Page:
Stasis dermatitis is changes in the skin that occur when blood collects (pools) in the veins of the lower leg.
Venous stasis ulcers; Ulcers - venous; Venous ulcer
Venous insufficiency is a long-term (chronic) condition in which the veins have problems sending blood from the legs back to the heart.
Some people with venous insufficiency develop stasis dermatitis. Blood pools in the veins of the lower leg. Fluid and blood cells leak out of the veins into the skin and other tissues. This may lead to itching, which causes more skin changes.
You may have symptoms of venous insufficiency, which include a dull aching or heaviness in the leg and pain that gets worse when you stand.
At first, the skin of the ankles and lower legs may look thin or tissue-like. You may slowly get brown stains on the skin.
If you scratch the area, the skin may become irritated or crack. It may also become red or swollen, crusted, or weepy.
Over time, some skin changes become permanent:
Skin sores (ulcers) may develop (called a venous ulcer or stasis ulcer). These most often form on the inside of the ankle.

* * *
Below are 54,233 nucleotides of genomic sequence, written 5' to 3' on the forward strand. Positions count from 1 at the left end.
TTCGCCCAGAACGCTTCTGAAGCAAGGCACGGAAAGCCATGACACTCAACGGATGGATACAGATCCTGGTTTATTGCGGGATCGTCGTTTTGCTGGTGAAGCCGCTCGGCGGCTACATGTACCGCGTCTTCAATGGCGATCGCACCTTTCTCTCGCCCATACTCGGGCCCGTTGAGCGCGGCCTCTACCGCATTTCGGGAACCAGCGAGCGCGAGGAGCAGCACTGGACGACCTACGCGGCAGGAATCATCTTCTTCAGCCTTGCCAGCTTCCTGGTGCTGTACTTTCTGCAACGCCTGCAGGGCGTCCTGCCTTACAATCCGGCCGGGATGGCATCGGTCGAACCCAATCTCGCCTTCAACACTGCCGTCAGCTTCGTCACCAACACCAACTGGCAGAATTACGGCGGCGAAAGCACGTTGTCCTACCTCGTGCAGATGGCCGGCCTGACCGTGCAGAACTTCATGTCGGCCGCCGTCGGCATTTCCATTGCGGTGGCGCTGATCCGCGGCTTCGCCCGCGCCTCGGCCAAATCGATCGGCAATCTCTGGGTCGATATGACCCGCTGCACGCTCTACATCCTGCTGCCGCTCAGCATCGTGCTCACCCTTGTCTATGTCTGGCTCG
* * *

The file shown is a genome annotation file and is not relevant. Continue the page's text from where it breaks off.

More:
The diagnosis is primarily based on the appearance of the skin. Your doctor may order tests to examine the blood flow in your legs.
You may take the following steps to manage venous insufficiency, which is causing stasis dermatitis:
Caring for and treating the skin can help the problem, or may make it worse. Talk with your health care provider before using any lotions, creams, or antibiotic ointments. Avoid:
Treatments your health care provider may suggest include:
Stasis dermatitis is often a long-term (chronic) condition.
Call for an appointment with your health care provider if you develop leg swelling or symptoms of stasis dermatitis. Watch for signs of infection:
To prevent this condition, control the causes of peripheral edema.
Habif TP. Eczema and hand dermatitis. In: Habif TP, ed. Clinical Dermatology. 5th ed. St. Louis, Mo: Mosby Elsevier; 2009:chap 3.